23. 23. • Elegant, natural poses • Figures are on shelf-like stages, but they are very 3-D looking • Overall effect of quatrefoils is 2-D looking and decorative – emphasizes solidity of the doors
  24. 24. PIAZZA DELLA SIGNORIA, Florence, Italy 1376-1382 •This is where the city’s government (the Signoria) met •Massive fortified building with a tall bell tower (300 feet) This is the PALAZZO in the PIAZZA. A piazza is a civic center.
  25. 25. PALAZZO PUBBLICO, 1288-1309, Siena, Italy
  26. 26. •Center of Siena’s civic government •Exterior looks like a fortress- like it’s impenetrable •Huge campanile dominates façade – towers over the city as a whole •Symbolically puts this building in competition with the city’s cathedral
  27. 27. FLORENCE SIENA
  28. 28. Siena Cathedral (1263, 13th century), Siena, Italy
  29. 29. -In the form of a Latin cross -Slightly projecting transept -Also has a dome and bell tower -Interior images dedicated to the life of Mary
  30. 30. •Dome is on a hexagonal base with supporting columns •Nave has semicircular arches •Exterior and interior use white and greenblack marble in stripes (a little red marble on façade) •Black and white are symbolic colors of Siena
  31. 31. WHEN you go to Siena Cathedral, check out their cool illuminated manuscript library!
  32. 32. Time to move on to Florentine painting •Italian painting of the late Gothic period has large scale panels that stand on their own •Artists prefer fresco and tempera – techniques that helped them to shade figures in a realistic, 3-D way •At first, paintings were similar to the Byzantine style (“maniera greca”). But then things changed – closer to reality, figures anchored to a ground line (not floating) •Expressive faces, meaningful gestures, clear emotions •Played with composition more – moved focus away from center of the painting
  33. 33. Artist: Cimabue VIRGIN AND CHILD ENTHRONED Most likely painted for the high altar of the church of Santa Trinità, Florence. c. 1280 (13th cen.), Tempera and gold on wood panel
  34. 34. •“Maniera greca” – figures rise in a hieratic Byzantine manner •Emphasis on flatness of forms •Angels hover around throne •Long, thin, elegant figures – vertical emphasis •Flecks of gold in drapery- define folds
  35. 35. Artist: Giotto di Bondone VIRGIN AND CHILD ENTHRONED Most likely painted for the high altar of the church of the Ognissanti (All Saints), Florence. 1305-1310 (14th cen.) Tempera and gold on wood panel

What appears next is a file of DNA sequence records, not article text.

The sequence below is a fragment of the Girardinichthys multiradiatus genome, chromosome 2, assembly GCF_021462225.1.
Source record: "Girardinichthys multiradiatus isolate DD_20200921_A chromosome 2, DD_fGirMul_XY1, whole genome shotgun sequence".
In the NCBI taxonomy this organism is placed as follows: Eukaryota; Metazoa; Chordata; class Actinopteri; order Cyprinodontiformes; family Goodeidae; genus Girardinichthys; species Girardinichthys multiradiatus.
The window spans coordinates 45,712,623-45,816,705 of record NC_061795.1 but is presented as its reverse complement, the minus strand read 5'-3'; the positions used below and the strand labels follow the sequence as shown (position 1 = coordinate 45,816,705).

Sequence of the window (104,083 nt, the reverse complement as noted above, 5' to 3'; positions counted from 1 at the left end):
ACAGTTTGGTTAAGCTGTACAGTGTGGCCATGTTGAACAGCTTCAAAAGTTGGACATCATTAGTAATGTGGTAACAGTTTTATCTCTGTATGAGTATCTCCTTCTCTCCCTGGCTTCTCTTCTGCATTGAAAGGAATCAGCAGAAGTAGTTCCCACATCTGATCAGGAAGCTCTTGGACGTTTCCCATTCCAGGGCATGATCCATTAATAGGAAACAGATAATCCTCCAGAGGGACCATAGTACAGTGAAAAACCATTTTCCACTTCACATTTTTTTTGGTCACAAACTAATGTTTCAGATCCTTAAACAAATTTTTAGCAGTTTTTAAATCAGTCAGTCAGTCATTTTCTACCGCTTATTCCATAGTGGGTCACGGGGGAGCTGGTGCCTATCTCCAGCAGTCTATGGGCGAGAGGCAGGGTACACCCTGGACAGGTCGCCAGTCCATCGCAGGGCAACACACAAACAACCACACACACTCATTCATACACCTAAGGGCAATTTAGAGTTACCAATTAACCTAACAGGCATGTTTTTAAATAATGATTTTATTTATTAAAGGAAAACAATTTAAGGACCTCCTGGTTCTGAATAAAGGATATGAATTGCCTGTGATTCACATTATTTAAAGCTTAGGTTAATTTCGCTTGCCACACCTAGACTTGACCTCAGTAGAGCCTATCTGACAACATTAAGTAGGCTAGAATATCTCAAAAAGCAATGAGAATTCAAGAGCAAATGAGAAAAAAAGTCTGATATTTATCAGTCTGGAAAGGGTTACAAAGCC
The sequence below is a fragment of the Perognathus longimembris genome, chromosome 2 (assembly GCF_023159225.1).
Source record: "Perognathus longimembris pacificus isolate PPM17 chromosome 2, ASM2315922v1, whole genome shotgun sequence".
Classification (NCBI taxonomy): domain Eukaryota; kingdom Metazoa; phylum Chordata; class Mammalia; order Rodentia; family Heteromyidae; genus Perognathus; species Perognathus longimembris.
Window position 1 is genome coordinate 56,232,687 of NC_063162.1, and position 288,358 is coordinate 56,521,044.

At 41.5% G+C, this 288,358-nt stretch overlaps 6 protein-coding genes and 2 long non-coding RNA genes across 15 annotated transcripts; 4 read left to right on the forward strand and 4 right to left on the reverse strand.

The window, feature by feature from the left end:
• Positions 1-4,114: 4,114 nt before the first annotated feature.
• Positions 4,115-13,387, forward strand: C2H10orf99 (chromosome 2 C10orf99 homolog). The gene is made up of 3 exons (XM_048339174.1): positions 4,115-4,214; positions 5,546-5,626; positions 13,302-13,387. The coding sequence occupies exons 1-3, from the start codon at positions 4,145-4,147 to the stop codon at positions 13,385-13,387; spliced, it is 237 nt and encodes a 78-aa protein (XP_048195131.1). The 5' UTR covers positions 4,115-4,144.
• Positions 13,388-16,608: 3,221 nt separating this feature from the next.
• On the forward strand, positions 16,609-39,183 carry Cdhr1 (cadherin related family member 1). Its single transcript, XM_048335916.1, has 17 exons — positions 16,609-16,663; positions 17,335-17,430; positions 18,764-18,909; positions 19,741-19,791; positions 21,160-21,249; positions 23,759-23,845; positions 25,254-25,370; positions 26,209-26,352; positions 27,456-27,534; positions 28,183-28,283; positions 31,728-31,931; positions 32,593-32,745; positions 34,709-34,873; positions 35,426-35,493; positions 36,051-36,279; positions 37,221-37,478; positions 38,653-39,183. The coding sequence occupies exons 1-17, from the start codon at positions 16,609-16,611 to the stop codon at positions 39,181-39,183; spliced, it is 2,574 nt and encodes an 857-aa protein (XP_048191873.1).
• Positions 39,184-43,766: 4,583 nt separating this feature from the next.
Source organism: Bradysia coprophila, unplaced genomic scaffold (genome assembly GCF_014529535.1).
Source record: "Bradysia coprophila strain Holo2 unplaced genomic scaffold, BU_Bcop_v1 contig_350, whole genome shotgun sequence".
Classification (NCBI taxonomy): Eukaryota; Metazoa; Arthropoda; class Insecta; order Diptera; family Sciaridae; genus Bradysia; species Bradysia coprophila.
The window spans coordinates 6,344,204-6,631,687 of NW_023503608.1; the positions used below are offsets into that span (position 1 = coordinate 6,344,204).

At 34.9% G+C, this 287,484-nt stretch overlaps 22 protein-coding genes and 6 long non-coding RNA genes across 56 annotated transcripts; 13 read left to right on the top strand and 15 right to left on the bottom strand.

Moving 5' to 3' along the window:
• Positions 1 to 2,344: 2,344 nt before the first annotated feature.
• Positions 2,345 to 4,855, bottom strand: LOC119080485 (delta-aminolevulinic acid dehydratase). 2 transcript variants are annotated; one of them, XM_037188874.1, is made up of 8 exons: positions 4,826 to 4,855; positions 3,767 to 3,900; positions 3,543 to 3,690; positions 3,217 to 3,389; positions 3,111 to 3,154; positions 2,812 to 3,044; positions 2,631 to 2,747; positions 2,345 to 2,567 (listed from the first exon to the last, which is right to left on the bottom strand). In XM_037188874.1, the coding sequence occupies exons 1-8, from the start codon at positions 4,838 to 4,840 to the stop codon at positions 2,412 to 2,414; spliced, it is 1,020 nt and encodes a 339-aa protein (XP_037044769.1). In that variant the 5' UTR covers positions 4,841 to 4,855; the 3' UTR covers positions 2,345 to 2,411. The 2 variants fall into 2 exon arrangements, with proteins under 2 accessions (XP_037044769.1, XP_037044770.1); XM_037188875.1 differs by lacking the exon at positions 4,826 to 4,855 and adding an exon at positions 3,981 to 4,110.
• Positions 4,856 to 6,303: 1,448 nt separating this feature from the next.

36. 36. •Forms have bulk – have weight, size, solidity, 3-D nature •Mary’s body is clear through the drapery •Angels stand more naturally around Gothic throne •Perspective is shown – look at the shadowing on the steps and the sides of the throne
  37. 37. •Some faces turn away – not frontal •Mary is shown as the mother of Christ, but also as a human being
  38. 38. Scrovegni (Arena) Chapel by: Giotto di Bondone 1305-06 (14th cen.) Frescoes, Padua, Italy
  39. 39. •Commissioned by a local banker, Enrico Scrovegni – for a family chapel •Dedicated to the Virgin of Charity and the Virgin of the Annunciation •Also called the “Arena” chapel because it was built on top of an ancient Roman arena •Simple, barrel-vaulted room
  40. 40. •Story of Mary and Jesus in a series of rectangular panels •Last Judgment story by entrance •Faux marble, vertical bands of faux marble inlay and faux relief carvings •Brilliant blue “sky” ceiling, portrait discs float like glowing moons
  41. 41. •This room shows Giotto’s genius for displaying a complex narrative in an easy-tounderstand visual way •Scenes are arranged in a way that relates them to one another. For example, Wedding at Cana is near the Eucharist. Raising of Lazarus is near Jesus’s Resurrection
  42. 42. •All scenes show a sense of depth- Giotto modeled his bulky figures with intense colors, deep shadows, and a sense of deep landscape and architecture •Giotto’s work has direct emotional appeal •Deliberate plainness (Franciscan values)
  43. 43. MARRIAGE AT CANA, RAISING OF LAZARUS, LAMENTATION, AND RESURRECTION (in Arena chapel)
  44. 44. marriage amentation Raising of Lazarus Resurrection
  45. 45. MEETING AT THE GOLDEN GATE by; Giotto de Bondone, 1304-06 (14th cen). Padua, Italy (in the Arena Chapel)
  46. 46. It’s in here
  47. 47. •Vertical architecture, golden arch – Mirror the way the couple lean towards one another •Encounter between Joachim and Anne (Mary’s parents) •Joachim accompanied by a shepherd (left) •Giotto uses this NEW idea of creating the impression of deep space •People cut off = looks like a continuous procession